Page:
FROM THE ARCHIVES: Dealing With Heartbreak at 35,000 Feet

FROM THE ARCHIVES: Dealing With Heartbreak at 35,000 Feet

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Three days after my birthday I got dumped. Plain and simple. I was about to leave for a month in Germany, followed by a more permanent residence in Alabama for graduate school, when my boyfriend said he wasn’t prepared for the distance. It hurt, I cried, and then I drank more wine than I should have.  

I spent the time leading up to my trip to Berlin thinking about the what ifs: What if I wasn’t leaving for half the summer? What if I could stay in Nashville? Would things change? Three weeks of driving myself crazy with questions made me realize that I needed to go to Europe, if only to provide myself with a distraction from neurotically checking my ex’s Instagram. I packed my bags and in mid-May settled into seat 27C on a flight from Dallas to Frankfurt, thinking that maybe this was a good way for me to take a break from the breakup.

If you’ve never boarded an airplane with a broken heart, let me tell you something: There are a lot of things to do at 35,000 feet, but focusing on your ex isn’t one of them. The moment you enter the plane you are physically blocked from contacting that jerk who called things off. You sit in your seat, get into whatever pre-flight routine you may have, and then put your phone on airplane mode. Thus begins the journey from tears to moving on: contact has been blocked. Pretty seriously. If you are desperate enough to purchase wifi on an international flight in order to either contact or stalk an ex, then you’re in too deep for this blog post. However, for those of us not willing to see a $25 charge on our next credit card statement because of Delta’s in-flight wifi, this is your one shining moment to be cut off from the world. I recommend you take advantage of it.  

After you put your phone on airplane mode, settle in and prepare for takeoff. Listen to the roar of the engines. Focus on that strange beeping noise coming from above you. Get in tune with your inner crippling fear of air travel—these flying-related neuroses are about to pay off, friend. The post-breakup pain will soon be forgotten once you realize you and 300 strangers will be hurtling through the air at hundreds of miles an hour in what is essentially a tin can. Yes, heartache hurts. You know what else hurts? Realizing you forgot your Xanax and will spend the next ten hours attuned to every single noise that a Boeing 777 emits. Turbulence, mixed with unmedicated anxiety, does wonders in the distraction department.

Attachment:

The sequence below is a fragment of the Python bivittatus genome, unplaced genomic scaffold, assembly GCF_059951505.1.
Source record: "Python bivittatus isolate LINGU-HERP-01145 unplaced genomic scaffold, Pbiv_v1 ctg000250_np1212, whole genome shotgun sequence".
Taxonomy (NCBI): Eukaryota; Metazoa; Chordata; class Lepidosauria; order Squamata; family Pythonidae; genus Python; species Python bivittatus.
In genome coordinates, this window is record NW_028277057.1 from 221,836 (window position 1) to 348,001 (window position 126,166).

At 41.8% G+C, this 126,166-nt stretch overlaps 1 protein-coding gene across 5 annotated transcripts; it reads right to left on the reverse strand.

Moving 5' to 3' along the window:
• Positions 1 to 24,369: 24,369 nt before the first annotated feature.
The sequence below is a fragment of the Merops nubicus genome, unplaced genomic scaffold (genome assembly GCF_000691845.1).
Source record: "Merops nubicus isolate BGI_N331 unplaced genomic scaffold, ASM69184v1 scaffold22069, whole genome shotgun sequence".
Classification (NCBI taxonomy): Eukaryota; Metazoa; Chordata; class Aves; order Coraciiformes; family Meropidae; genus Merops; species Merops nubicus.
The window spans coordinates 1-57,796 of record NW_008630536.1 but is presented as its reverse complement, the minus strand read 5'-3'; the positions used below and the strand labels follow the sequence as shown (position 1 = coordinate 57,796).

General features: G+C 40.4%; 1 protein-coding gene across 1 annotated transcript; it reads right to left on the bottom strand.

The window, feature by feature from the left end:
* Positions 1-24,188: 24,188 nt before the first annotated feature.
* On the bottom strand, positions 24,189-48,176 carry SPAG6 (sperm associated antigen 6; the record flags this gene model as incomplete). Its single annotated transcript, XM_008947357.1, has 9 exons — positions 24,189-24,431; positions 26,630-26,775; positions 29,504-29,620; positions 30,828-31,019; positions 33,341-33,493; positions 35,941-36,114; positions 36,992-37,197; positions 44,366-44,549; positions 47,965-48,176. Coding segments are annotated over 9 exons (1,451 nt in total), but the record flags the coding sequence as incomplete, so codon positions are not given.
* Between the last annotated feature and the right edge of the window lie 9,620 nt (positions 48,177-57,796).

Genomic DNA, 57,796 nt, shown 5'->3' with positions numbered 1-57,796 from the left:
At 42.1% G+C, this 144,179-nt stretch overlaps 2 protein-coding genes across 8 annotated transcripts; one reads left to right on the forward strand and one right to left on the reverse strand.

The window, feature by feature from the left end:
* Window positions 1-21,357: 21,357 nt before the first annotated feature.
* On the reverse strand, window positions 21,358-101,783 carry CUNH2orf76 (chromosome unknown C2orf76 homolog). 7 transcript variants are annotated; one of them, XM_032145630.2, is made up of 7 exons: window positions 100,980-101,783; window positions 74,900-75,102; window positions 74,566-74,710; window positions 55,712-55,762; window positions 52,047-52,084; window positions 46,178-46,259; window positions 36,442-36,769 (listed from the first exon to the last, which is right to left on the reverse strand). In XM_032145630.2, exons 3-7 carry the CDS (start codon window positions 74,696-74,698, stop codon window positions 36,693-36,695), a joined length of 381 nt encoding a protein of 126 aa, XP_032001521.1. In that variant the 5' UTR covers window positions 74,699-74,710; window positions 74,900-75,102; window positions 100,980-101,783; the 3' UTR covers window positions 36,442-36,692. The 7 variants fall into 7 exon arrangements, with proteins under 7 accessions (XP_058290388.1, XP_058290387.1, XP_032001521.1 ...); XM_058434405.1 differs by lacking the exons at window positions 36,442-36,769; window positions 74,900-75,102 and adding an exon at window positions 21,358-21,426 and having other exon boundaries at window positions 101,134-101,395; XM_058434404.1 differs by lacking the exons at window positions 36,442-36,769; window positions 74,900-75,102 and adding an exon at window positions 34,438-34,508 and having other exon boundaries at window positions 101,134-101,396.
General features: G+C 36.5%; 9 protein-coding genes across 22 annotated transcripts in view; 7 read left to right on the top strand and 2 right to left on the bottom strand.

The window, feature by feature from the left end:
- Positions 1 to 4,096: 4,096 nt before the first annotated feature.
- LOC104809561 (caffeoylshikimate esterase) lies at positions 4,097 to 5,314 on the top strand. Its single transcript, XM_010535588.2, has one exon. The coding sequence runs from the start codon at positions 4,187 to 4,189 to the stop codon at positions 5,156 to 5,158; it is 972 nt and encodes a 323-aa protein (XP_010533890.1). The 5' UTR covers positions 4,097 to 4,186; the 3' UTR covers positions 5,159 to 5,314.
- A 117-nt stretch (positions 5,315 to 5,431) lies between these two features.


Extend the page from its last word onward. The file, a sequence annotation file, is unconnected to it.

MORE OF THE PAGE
For those of you that don’t have travel-related fears: congratulations! There are other ways that boarding a plane can distract you. No matter where you sit on a flight to Europe, you’re going to be surrounded by at least three things: entertainment, food and a potential environment in which to sleep. I know people that are lulled to sleep by the sound of an airplane taking off. I hate those people. However, if you’re not anxious and can easily sleep on planes then this is yet another opportunity to forget about your ex. Go to sleep for two or nine hours. Wake up in a beautiful country thousands of miles away from the person who hurt you.  

Can’t sleep? Find out what movies are on demand. Cry your eyes out to The Notebook or enjoy the family friendly film being projected for all of coach. Hungry? If you’re in first class, then I also hate you and your hot towels, but for the more budget-friendly travelers, you can reach for the chicken or pasta being handed out. Feel free to tell your breakup sob story to a flight attendant and they might be a little more generous with their pour of sauvignon blanc at dinner.  

If the combination of several distractions and being temporarily forced off social media/iMessaging can’t help you, I encourage you to seek more advanced steps in which to move on from being broken up with. In most cases, though, I think there’s something to be said about allowing yourself to be alone with your thoughts. This is the other alternative to spending half a day in an airplane; you pick what you get to do. On my flight to Frankfurt I enjoyed two movies and then realized I needed to think about what I was about to experience. Did I want to waste the next month of travel wallowing in pity over a breakup that was, in hindsight, eventual? I had schnitzel and spaetzle to eat. There was German beer to drink at biergartens in sunny, 75-degree weather. The beauty of travel is that an airplane picks you up from home (or relatively close to home) and drops you off in a world you had previously only dreamed of. All the smells and sounds you’d imagined come to life. There’s an entirely new culture to explore, trains to hop on and off of and taxis to chase down in the pouring rain.  

I will be the first to admit how hurtful it is to think that someone you cared about wouldn’t want to be with you. Unreciprocated feelings suck. It’s easy to dwell on these feelings at home, especially if you happen to be in the same city as your ex. This is the time to pour yourself into something exciting and slightly more constructive than writing passive aggressive tweets. The definition of “adventure” is an unusual and exciting occurrence or activity. What better way to forget the breakup and take a little time to relish in the fact that you’re a single, liberated person, than being involved in that kind of experience of adventure? 

May all your post-breakup experiences be filled with some sort of adventure; be that traveling to a new city of trying the recently opened Mexican restaurant down the street. And may all your flights involve minimal turbulence, last minute upgrades, and a seat next to a tall, dark, and handsome stranger.

[Photo by Julie Bloom.] 

[This post was originally published on July 16, 2016.]


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